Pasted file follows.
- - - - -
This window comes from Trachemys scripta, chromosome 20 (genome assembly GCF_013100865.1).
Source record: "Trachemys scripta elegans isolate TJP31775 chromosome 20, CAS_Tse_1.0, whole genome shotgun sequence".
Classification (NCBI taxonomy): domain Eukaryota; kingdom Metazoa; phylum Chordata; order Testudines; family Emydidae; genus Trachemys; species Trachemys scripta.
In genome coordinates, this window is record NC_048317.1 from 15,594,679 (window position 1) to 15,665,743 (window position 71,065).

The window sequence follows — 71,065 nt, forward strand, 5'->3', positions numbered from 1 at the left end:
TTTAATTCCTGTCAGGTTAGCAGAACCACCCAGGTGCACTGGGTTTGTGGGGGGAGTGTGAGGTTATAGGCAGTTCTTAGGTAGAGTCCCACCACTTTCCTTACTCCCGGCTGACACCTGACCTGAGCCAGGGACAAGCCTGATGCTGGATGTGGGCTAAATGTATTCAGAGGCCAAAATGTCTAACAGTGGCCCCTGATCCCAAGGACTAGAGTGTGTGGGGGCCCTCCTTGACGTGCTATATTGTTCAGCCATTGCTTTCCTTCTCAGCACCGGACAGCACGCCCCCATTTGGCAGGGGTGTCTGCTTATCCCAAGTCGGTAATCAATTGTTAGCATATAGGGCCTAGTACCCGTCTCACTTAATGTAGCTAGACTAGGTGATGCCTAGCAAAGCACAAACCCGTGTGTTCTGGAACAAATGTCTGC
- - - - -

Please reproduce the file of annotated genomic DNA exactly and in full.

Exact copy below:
This window comes from Trachemys scripta, chromosome 20 (genome assembly GCF_013100865.1).
Source record: "Trachemys scripta elegans isolate TJP31775 chromosome 20, CAS_Tse_1.0, whole genome shotgun sequence".
Classification (NCBI taxonomy): domain Eukaryota; kingdom Metazoa; phylum Chordata; order Testudines; family Emydidae; genus Trachemys; species Trachemys scripta.
In genome coordinates, this window is record NC_048317.1 from 15,594,679 (window position 1) to 15,665,743 (window position 71,065).

The window sequence follows — 71,065 nt, forward strand, 5'->3', positions numbered from 1 at the left end:
TTTAATTCCTGTCAGGTTAGCAGAACCACCCAGGTGCACTGGGTTTGTGGGGGGAGTGTGAGGTTATAGGCAGTTCTTAGGTAGAGTCCCACCACTTTCCTTACTCCCGGCTGACACCTGACCTGAGCCAGGGACAAGCCTGATGCTGGATGTGGGCTAAATGTATTCAGAGGCCAAAATGTCTAACAGTGGCCCCTGATCCCAAGGACTAGAGTGTGTGGGGGCCCTCCTTGACGTGCTATATTGTTCAGCCATTGCTTTCCTTCTCAGCACCGGACAGCACGCCCCCATTTGGCAGGGGTGTCTGCTTATCCCAAGTCGGTAATCAATTGTTAGCATATAGGGCCTAGTACCCGTCTCACTTAATGTAGCTAGACTAGGTGATGCCTAGCAAAGCACAAACCCGTGTGTTCTGGAACAAATGTCTGC